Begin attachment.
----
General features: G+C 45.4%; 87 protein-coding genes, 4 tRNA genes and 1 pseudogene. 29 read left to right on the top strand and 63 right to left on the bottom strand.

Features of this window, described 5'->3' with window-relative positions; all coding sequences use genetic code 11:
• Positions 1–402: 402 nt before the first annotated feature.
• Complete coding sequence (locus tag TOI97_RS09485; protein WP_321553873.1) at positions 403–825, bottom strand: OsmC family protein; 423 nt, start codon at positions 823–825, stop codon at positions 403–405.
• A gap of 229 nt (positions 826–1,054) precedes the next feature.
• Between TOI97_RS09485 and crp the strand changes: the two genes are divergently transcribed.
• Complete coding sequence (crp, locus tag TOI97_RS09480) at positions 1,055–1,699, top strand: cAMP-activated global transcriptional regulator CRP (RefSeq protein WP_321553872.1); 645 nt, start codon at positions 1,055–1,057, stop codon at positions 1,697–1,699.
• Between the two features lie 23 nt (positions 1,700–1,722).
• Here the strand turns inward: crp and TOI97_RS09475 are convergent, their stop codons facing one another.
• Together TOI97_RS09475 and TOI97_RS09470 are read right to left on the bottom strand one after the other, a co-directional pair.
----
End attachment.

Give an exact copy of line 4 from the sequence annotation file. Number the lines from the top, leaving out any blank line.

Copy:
• Complete coding sequence (locus tag TOI97_RS09485; protein WP_321553873.1) at positions 403–825, bottom strand: OsmC family protein; 423 nt, start codon at positions 823–825, stop codon at positions 403–405.